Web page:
Thursday, 13 October 2005

The Fine Art of Self-Citation; or, "Impact Factors" and the Mathematical Proof of One's Importance This article on "impact factors" compels me to pull this cheap stunt. If the most prestigious journals in the hard sciences—those pure-minded publications whose interests do not include the coddling of insecure scholars and the inflation of their own importance as is the case in the soft sciences and humanities—are encouraged to practice the fine art of self-citation in order to drive up their "impact factor," what prevents a humble blogger like me from doing the same? In other words, this isn't considered unethical in the scientific community: But the policy has done just that, and quite successfully, according to the The Chronicle's analysis of self-citations to one-year-old articles — which are important in the impact calculation. In 1997 the Journal of Applied Ecology cited its own one-year-old articles 30 times. By 2004 that number had grown to 91 citations, a 200-percent increase. Therefore, it shouldn't be unethical for a blogger to puff his (now ostentatiously) humble chest. Surely nothing I say ranks in importance anywhere near anything published in The New England Journal of Medicine, the Annual Review of Immunology or the Cancer Journal for Clinicians. And yet all of those publications feel the need to inflate their patent importance by citing recently published articles again and again and again and again. With importance being predicated on the appearance of importance, why worry about the ethical dilemma of choking off the availability of vital—literally "vital," as in the Latin vita, meaning "life"—research in a library which subscribes to journals based on their "impact factor." An important journal of cardiology, one keyed to specialists, may not be available in a research library because its impact factor ranks far below that of the specialist journals. [Update: Stephen Karlson pushes this logic a little further here.] From whence does my righteous indignation against the high impact factor generalist journal spring? I'm not sure. But my life would be easier if UCI subscribed to the Jack London Journal.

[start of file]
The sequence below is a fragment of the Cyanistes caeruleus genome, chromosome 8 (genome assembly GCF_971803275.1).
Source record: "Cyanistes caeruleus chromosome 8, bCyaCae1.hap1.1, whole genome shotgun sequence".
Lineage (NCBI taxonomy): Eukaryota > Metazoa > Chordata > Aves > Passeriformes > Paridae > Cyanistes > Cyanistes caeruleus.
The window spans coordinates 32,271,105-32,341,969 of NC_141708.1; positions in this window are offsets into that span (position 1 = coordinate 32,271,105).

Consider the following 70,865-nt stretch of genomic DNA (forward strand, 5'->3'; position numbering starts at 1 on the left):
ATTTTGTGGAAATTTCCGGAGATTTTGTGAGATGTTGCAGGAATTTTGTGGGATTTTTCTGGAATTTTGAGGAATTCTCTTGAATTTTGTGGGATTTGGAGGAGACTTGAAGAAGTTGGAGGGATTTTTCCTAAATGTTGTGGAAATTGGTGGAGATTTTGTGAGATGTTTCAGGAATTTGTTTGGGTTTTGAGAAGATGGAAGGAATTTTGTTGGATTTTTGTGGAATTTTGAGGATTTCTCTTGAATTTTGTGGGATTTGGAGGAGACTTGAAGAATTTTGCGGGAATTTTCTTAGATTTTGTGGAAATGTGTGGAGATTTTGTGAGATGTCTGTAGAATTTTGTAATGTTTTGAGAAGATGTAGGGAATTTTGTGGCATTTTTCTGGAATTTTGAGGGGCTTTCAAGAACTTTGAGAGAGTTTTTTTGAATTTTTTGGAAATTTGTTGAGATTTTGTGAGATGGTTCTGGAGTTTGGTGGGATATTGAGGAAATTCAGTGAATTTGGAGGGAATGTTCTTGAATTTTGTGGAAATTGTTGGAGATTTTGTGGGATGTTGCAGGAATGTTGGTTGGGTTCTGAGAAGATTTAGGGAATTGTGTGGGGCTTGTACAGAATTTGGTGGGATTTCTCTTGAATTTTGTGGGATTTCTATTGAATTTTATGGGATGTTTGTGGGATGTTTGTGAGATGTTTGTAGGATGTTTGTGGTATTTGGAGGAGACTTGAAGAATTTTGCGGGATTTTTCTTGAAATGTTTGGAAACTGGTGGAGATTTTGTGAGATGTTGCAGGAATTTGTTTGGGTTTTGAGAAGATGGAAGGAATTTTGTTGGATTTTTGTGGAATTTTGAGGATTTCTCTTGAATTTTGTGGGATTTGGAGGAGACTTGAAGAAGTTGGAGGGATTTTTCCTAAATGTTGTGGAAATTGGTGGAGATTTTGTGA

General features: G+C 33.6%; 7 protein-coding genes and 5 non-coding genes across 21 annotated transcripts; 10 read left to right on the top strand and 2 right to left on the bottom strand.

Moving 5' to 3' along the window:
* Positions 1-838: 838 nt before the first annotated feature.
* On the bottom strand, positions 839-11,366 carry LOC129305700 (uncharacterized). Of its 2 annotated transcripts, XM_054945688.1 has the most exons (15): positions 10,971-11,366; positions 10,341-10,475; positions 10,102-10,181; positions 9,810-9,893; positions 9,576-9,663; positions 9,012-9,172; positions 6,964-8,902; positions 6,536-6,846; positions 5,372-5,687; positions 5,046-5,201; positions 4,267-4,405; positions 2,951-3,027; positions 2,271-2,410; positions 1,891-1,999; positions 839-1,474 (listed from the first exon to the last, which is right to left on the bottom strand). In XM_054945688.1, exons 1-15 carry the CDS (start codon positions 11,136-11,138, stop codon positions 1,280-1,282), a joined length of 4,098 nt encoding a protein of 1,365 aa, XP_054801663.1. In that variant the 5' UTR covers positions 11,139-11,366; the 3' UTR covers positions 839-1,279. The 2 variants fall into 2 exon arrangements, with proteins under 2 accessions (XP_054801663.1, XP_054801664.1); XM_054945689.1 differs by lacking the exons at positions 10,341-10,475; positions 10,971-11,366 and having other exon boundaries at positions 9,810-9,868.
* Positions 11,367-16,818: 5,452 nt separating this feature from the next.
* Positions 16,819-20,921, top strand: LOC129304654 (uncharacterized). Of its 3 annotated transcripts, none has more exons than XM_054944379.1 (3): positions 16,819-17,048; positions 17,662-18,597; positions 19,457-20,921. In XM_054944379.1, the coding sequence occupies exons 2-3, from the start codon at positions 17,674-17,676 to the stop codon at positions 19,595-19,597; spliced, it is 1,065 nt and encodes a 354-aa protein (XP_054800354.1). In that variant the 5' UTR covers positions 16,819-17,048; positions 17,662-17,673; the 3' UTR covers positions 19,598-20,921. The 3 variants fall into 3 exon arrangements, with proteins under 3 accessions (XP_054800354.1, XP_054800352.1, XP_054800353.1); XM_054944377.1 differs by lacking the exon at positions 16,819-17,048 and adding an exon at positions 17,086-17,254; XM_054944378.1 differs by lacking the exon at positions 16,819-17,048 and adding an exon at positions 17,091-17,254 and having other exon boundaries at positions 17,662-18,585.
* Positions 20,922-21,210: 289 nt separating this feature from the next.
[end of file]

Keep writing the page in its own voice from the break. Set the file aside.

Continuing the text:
Welcome Readers of Kos, Hunter Division You are legion and have busted my Site Meter .... but I invite you to look around. But be careful. The china's expensive and the cats bolt for the door. That said, the house recommends the posts to your immediate right labelled "Would That They Were Representative." If you prefer a drubbing of a different sort, let me suggest Michael Berube's entry on Washington Post columnist Richard Cohen and his nearly depleted wrong reserves. UPDATE: Alright, I know that you and I agree that "conservatives" (however "we" define the term, i.e. despite our differences) are the Devil, but I'm more than a little disappointed that 3,719 people have reconnoitred these environs and not a single person has taken issue with anything I wrote. Stop the self-congratulatory applause. No one here will pat you on the back. Surely you know that while the statement the committee made with the Pinter decision is a strong one. But if they've at all been influenced by his recent poetry then they've compromised their standards and have degraded the legacies of previous award winners. Again, not to say that I disagree Pinter's position on the war in Iraq, but given the quality of his work since he's "retired," sound reasons for criticism abound. As Scott McLemee (someone you all should read) said: This award makes sense only as a foreign-policy editorial disguised as a literary prize. McLemee's as snugly left as you or I, but he has the balls to be honest about the decision. I only say this because, while I appreicate the link and the overwhelming amount of traffic accompanying it, there's an annoying sense of rallying 'round the banner to the criticism of conservative criticism of Pinter's selection. He wrote brilliantly about contemporary issues thirty years ago. But since he's "quit" the literary business for the pundit racket he's been hit-or-miss: "hit" on the Iraq debacle, yes, but "miss Miss MISS!" on Milošević. And the quality of his work of late, as I indicated when I mocked both LGF commenter "Carolyn" and Pinter for the substance of and response to "American Football." In other words, those on the Left (Old, New, Radical, Über-Radical, or what-not) need to not wear the blinders of their brethren on the Right; they need to differentiate between legitimate criticism of artist's work and the stupidity of those who would pride themselves on reading naught but Dan Brown. The Left is as impotent as ever, and no amount of self-congratulation will change that.

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